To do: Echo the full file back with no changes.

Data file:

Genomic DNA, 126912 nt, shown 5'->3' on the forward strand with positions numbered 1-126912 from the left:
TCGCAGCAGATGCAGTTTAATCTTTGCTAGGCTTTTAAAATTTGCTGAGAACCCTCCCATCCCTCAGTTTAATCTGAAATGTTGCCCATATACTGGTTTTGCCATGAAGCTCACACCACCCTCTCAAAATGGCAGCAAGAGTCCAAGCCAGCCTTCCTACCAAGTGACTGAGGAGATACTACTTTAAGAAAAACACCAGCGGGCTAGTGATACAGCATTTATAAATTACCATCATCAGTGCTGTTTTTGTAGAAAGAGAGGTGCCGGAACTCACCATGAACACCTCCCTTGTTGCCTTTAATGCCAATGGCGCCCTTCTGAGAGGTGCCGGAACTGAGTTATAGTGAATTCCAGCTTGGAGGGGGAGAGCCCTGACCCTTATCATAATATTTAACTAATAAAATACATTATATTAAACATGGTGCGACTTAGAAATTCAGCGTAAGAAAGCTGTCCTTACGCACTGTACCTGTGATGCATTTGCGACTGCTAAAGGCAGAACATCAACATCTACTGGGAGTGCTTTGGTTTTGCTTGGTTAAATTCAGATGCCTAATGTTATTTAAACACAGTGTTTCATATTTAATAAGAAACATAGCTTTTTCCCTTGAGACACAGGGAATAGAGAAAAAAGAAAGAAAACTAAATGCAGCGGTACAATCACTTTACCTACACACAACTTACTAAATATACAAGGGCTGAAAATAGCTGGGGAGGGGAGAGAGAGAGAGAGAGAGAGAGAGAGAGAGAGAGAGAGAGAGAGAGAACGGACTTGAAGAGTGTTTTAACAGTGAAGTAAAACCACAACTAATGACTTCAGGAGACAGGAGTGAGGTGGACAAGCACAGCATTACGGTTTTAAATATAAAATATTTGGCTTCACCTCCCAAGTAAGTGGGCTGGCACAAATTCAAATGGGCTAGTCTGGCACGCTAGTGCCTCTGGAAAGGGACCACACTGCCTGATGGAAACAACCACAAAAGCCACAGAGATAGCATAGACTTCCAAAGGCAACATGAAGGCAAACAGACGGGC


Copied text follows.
Genomic DNA, 126912 nt, shown 5'->3' on the forward strand with positions numbered 1-126912 from the left:
TCGCAGCAGATGCAGTTTAATCTTTGCTAGGCTTTTAAAATTTGCTGAGAACCCTCCCATCCCTCAGTTTAATCTGAAATGTTGCCCATATACTGGTTTTGCCATGAAGCTCACACCACCCTCTCAAAATGGCAGCAAGAGTCCAAGCCAGCCTTCCTACCAAGTGACTGAGGAGATACTACTTTAAGAAAAACACCAGCGGGCTAGTGATACAGCATTTATAAATTACCATCATCAGTGCTGTTTTTGTAGAAAGAGAGGTGCCGGAACTCACCATGAACACCTCCCTTGTTGCCTTTAATGCCAATGGCGCCCTTCTGAGAGGTGCCGGAACTGAGTTATAGTGAATTCCAGCTTGGAGGGGGAGAGCCCTGACCCTTATCATAATATTTAACTAATAAAATACATTATATTAAACATGGTGCGACTTAGAAATTCAGCGTAAGAAAGCTGTCCTTACGCACTGTACCTGTGATGCATTTGCGACTGCTAAAGGCAGAACATCAACATCTACTGGGAGTGCTTTGGTTTTGCTTGGTTAAATTCAGATGCCTAATGTTATTTAAACACAGTGTTTCATATTTAATAAGAAACATAGCTTTTTCCCTTGAGACACAGGGAATAGAGAAAAAAGAAAGAAAACTAAATGCAGCGGTACAATCACTTTACCTACACACAACTTACTAAATATACAAGGGCTGAAAATAGCTGGGGAGGGGAGAGAGAGAGAGAGAGAGAGAGAGAGAGAGAGAGAGAGAGAGAGAGAACGGACTTGAAGAGTGTTTTAACAGTGAAGTAAAACCACAACTAATGACTTCAGGAGACAGGAGTGAGGTGGACAAGCACAGCATTACGGTTTTAAATATAAAATATTTGGCTTCACCTCCCAAGTAAGTGGGCTGGCACAAATTCAAATGGGCTAGTCTGGCACGCTAGTGCCTCTGGAAAGGGACCACACTGCCTGATGGAAACAACCACAAAAGCCACAGAGATAGCATAGACTTCCAAAGGCAACATGAAGGCAAACAGACGGGC